Sporadic violence flared in Ivory Coast on Saturday after President Alassane Ouattara was chosen by his ruling party to run for a third term in an October election, despite furious opposition charges the move is unconstitutional.
Ouattara, in power since 2010, said in March he would not stand again but changed his mind after the death of prime minister Amadou Gon Coulibaly -- seen as his anointed successor -- of a heart attack in July.
After his nomination, Ouattara vowed to score a first-round knockout victory before tens of thousands of supporters at an Abidjan rally held after the nomination.
"Going back on my decision was not easy," said Ouattara, who insisted: "There is nothing preventing me from standing."
"I did not have the right to place my personal project above the urgent situation in which the country finds itself," he said.
But his party's decision provoked outrage among young opposition supporters who took to the streets to voice loud and violent protest in several major cities.
The constitution limits presidents to two terms, but 78-year-old Ouattara and his supporters argue that a 2016 constitutional tweak reset the clock, allowing him to seek a third.
Opposition and civil society groups say his standing again amounts to a "coup" that risks triggering chaos in the world's biggest cocoa producer.
'No third term'
Violence erupted in several towns, notably Divo, a cocoa-growing centre 200 kilometres (125 miles) northwest of Abidjan where pro-opposition youths clashed with young supporters of the ruling party.
"The city is paralysed -- the coach station, a modern school and a bakery have been set alight," resident Bernadette Kouassi told AFP.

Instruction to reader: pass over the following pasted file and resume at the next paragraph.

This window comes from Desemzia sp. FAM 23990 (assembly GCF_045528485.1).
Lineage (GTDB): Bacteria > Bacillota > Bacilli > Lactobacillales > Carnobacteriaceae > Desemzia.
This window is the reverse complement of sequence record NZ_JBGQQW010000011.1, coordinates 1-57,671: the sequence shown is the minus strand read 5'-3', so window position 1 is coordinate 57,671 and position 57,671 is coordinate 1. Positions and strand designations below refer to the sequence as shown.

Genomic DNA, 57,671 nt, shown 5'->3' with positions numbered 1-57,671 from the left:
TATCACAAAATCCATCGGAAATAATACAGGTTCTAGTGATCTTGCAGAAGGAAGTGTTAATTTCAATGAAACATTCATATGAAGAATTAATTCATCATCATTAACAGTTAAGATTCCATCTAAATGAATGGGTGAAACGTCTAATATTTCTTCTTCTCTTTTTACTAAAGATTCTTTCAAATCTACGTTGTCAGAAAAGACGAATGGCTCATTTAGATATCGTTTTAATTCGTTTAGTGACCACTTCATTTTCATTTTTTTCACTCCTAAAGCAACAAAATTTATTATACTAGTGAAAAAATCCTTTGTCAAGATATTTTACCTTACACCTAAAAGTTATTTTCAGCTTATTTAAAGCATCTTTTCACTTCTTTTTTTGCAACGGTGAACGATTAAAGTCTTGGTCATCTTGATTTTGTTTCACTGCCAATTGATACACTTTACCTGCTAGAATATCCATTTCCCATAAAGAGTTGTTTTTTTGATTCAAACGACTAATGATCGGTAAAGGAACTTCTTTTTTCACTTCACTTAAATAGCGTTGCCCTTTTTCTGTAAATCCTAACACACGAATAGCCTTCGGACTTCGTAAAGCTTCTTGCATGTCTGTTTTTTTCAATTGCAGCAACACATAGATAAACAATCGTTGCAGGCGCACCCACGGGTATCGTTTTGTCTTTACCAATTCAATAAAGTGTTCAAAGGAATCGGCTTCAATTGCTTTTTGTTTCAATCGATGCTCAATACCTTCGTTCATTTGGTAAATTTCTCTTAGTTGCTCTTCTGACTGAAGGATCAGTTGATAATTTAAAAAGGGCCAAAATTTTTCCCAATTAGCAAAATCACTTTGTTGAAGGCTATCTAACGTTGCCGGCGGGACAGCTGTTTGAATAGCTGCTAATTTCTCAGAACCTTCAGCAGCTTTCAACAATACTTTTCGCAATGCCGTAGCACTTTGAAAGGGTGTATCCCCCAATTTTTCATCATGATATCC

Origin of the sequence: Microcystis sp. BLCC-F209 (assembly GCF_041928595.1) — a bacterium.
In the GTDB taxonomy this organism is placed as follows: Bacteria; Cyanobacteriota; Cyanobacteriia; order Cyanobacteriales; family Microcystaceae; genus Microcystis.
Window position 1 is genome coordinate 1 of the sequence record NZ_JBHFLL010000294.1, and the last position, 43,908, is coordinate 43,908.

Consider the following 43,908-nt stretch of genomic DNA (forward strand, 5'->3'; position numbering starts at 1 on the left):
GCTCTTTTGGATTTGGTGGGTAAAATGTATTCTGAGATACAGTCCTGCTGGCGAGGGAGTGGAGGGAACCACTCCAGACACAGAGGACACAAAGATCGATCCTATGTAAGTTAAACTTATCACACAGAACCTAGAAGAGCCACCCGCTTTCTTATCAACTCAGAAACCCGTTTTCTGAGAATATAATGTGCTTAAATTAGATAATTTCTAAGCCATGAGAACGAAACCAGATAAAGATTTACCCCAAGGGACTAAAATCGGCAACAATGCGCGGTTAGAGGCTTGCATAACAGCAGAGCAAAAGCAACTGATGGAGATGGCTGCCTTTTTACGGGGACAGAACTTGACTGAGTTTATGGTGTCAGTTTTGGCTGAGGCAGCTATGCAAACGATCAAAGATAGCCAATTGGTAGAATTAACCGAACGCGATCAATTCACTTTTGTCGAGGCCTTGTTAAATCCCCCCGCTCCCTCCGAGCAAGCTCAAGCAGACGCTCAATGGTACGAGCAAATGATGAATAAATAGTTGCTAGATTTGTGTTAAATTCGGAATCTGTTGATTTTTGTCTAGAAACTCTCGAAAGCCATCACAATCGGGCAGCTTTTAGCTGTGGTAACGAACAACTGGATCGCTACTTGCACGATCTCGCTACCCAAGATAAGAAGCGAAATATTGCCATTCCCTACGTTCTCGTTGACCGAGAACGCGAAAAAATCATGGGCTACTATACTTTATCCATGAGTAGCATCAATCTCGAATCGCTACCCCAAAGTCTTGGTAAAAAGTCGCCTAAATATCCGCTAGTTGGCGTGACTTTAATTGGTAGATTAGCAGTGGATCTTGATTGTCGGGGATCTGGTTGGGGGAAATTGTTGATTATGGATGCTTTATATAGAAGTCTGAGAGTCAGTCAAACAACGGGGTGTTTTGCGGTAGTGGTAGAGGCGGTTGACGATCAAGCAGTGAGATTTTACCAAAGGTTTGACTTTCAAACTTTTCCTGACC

Gagnoa, the home town of former president Laurent Gbagbo further to the northwest, also saw unrest.
"Young people close to the opposition burned tyres and set up barricades in different parts of town," one resident told AFP, adding that protesters shouted "we don't want a third mandate."
There were further incidents at Bonoua in the south west, home town of former first lady Simone Gbagbo, which also saw unrest Friday.
After Ouattara's re-election announcement earlier this month, mass protests descended into three days of violence in which six people died and a hundred were injured.
His ruling Houphouetist Rally for Democracy and Peace (RHDP) party said Ouattara was nominated as its candidate at an event attended by 100,000 people in an Abidjan stadium.
"We remain focused on the election, with a record to defend and a project to propose to Ivorians," party spokesman Mamadou Toure told AFP, branding the street demonstrations against Ouattara's candidacy a "dismal failure".
Rival candidates rejected
The government Thursday announced a ban on all outdoor protests until September 13 in the wake of the deadly demonstrations this month.
Outtara's change of heart has heightened tensions before the October 31 vote.
Ivory Coast, one of the world's biggest producers of coffee and cocoa, is still traumatised by a brief civil war that erupted after the election, when then president Gbagbo refused to cede to the victor, Ouattara.
On Friday, election authorities rejected appeals by Gbagbo and former rebel leader Guillaume Soro to be allowed to run in October.
The two men had appealed to the Independent Electoral Commission (CEI) against a decision to not include them in electoral lists for the ballot.
Gbagbo was freed conditionally by the International Criminal Court in The Hague after he was cleared in 2019 of crimes against humanity over the 2010 election unrest.
His return to Ivory Coast would be sensitive before the presidential election. His Ivorian Popular Front (FPI) party urged him to throw his hat in the electoral ring.
Soro, a former rebel leader, has been forced into self-imposed exile in France in the face of a long list of legal problems at home.
He was a leader in a 2002 revolt that sliced the former French colony into the rebel-held north and the government-controlled south and triggered years of unrest.
Soro was once an ally of Ouattara, helping him to power during the post-election crisis in 2010, but the two eventually fell out.